What has always touched me a lot is to see my hands all dirty and all black (because of the polishing) and to admire my beautiful jewelry, shining in my hands.
First weld with Iris
With the bocfil almost mastered, it’s time to move on to the first weld with a very thin 0.8mm ring (I refuse to wear something thicker). I think it is still my favorite ring among all the rings I could make. Simple, and the welding is particularly successful. You can’t see any trace of weld at all because it has been well filed and polished.
I did it very quickly (1h30 I think?) and the silver wire used cost me 1€!
Note: at Iris, there is only one welding station but it’s not awkward at all, it’s not like we have to spend 3 hours non-stop welding. So we only install there when we have a weld to do.
Here are my jewels realized after 5 other courses at her place.
Iris also offers courses in creating jewelry from wax, and this allows her to make even more sophisticated jewelry. I’ve seen her students create very intricate jewelry, with chatons or gem locations, and the setting is then given to a professional gem-setter. Other students work with gold, something I haven’t dared to do yet, given my low level.
Internship at Thierry Grave
5 days internship with Thierry Grave (6 hours of classes/day) : 750€ – equipment & silver plates included.
24 rue Durantin, 75018 Paris
Telephone: 06 09 68 35 00
more info: http: //thierry-grave.over-blog.com
After the classes at Iris, I started to like this activity a lot and wanted to spend a whole week making jewelry, to see if it’s a job I could be passionate about. If so, I might consider a reconversion. That’s how I went to Thierry, with whom I’m still in contact.
I took a week’s leave on purpose to do this internship in his 18th century workshop (not far from my home at that time).
Thierry, with his 40 years of experience, offers one-week internships in January – February and June-July each year. The rest of the time, he focuses on the creation of his annual collection.
At Thierry’s, all the tools are present. And as he also cuts stones, there are a lot of big machines.
The objective of this course is to do some engraving and closed crimping. Everything was provided (including money), even if I preferred to bring my bocfil to “work” it (like one makes his violin work).
Thierry noticed that I was not yet perfect in bocfil and welding so the first ring was a concentrate of bocfil & welding. I had to file, a lot a lot because I made some fire spots appear 🙁
The second ring was even harder: a lot, a lot of welding, shaping, and then the closed crimp that finished me off.
And last attempt for engraving (catastrophic!) which made me understand that I didn’t like engraving at all 🙂 The only thing I’m sure of is the “home-made” belly with pad-shaped holes.
I ENORMALLY liked this workshop. I was the only extra student, so Thierry spent a lot, a lot of time with me and didn’t allow me any mistakes. However, I understood how hard this job could be. Every second I wasn’t focused cost me dearly: a crooked cut, a trace on the metal… It isn’t possible for me, in the long run, to be concentrated on my workbench 8 hours a day.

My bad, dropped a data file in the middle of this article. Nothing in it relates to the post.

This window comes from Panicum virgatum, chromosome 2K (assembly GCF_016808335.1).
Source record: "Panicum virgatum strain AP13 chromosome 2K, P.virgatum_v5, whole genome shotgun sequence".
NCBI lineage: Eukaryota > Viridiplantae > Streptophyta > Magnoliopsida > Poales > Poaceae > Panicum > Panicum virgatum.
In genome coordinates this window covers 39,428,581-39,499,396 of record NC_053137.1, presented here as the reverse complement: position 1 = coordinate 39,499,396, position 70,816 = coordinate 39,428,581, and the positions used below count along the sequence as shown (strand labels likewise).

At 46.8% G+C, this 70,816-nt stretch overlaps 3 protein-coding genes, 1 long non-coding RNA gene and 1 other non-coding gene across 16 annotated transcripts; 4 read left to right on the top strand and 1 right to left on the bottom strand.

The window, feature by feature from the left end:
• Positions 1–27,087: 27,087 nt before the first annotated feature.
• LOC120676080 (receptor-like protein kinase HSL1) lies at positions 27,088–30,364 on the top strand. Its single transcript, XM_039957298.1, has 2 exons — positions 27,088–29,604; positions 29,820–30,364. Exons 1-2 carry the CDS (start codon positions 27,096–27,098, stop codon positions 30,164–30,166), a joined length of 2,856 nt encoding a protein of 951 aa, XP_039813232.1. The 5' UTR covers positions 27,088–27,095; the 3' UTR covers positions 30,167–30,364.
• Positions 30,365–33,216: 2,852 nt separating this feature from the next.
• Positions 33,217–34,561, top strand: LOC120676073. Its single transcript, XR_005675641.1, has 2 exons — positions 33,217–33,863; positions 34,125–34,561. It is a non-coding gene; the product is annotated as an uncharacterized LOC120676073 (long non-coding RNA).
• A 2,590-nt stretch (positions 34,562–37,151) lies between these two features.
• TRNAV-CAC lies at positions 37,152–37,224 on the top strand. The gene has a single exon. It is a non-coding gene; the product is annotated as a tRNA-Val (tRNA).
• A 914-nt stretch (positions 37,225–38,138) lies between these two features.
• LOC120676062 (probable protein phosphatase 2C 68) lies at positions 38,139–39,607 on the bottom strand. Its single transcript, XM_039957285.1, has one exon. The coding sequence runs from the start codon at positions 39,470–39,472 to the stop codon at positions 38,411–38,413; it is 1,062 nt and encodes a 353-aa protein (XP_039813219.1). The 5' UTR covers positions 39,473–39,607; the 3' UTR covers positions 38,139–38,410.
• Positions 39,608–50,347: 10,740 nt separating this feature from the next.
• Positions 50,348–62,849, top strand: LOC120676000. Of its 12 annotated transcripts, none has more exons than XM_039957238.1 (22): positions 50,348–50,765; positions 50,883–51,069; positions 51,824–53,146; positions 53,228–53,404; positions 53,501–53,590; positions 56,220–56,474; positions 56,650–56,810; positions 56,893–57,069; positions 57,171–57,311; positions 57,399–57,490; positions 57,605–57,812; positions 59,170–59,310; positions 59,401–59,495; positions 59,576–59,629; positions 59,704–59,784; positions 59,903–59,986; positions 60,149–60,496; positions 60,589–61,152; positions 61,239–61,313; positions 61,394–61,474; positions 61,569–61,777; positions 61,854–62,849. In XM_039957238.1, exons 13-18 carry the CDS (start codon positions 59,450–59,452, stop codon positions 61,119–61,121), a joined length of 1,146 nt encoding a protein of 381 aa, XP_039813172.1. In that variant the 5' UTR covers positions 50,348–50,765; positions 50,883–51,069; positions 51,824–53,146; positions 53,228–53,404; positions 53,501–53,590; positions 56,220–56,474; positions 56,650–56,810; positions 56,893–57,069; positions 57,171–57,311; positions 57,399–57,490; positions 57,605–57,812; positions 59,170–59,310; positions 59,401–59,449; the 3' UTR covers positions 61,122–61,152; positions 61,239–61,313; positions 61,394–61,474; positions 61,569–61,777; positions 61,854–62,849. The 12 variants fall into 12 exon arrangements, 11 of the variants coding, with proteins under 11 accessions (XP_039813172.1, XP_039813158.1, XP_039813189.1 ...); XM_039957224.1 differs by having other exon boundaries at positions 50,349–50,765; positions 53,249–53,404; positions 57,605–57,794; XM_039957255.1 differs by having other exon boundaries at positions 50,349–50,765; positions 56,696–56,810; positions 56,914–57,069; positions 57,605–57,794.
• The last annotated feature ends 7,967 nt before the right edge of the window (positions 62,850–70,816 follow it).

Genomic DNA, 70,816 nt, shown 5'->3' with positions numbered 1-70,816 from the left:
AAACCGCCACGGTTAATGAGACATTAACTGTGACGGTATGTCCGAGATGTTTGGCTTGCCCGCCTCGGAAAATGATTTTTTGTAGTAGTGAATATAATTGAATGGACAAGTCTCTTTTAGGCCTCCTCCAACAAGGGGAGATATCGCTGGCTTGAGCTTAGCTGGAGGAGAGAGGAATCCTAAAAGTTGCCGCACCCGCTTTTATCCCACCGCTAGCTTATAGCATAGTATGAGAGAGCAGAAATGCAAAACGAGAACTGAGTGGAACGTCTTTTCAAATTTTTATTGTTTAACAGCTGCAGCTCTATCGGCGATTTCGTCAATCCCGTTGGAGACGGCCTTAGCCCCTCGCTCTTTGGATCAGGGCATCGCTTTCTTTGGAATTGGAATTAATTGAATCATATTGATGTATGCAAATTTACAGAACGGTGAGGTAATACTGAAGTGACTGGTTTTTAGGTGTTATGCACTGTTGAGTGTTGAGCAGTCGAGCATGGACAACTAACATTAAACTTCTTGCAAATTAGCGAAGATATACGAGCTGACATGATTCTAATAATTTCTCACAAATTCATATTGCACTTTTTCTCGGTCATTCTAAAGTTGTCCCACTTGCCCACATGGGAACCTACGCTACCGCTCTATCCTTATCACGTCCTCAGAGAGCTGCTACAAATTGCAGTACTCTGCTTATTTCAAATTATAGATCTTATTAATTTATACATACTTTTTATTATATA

While hanging out at Thierry’s, I saw other jewelers passing by and they were at the top of their game. I know that I will never be able to make it in this universe, being less gifted, less patient and less perfectionist. Also, in talking with everyone, I realized that it was very difficult to sell handmade jewelry, made from laminated metal… because jewelry made from cast iron is much cheaper and consumers see it as just fire. Even jewelry sold by luxury brands is no longer handmade.
However, I was very happy to realize this right away, before I tried a conversion and realized too late that it was finally not for me 🙂
A workshop at home
Then, I was promoted at work and I didn’t have time to run to Iris’ house or to spend a week at Thierry’s. I was promoted at work and I had no more time to run to Iris’ house or to spend a week at Thierry’s house. I decided to equip myself as much as possible, while being reasonable (because I had other equipment for other passions, like sewing, paper flowers, knitting, photography….) and it starts to cost.
For the handpiece, I went to the Bijorhca show (Thierry kindly offered me an entrance ticket) and I inquired about first price handpieces. Not only there is no pedal (to adjust the speed, you had to turn a knob) but it cost a blind: 250€. I sulked and bought stones instead.
So, in the meantime, I signed up for the “Ankle Jewelry” forum and searched the entire forum. I finally opted for :
- the first price Dremel kit 70€
- a pedal bought at Amazon USA (delivered to my host during my trip to Chicago) at 30$ to adjust the speed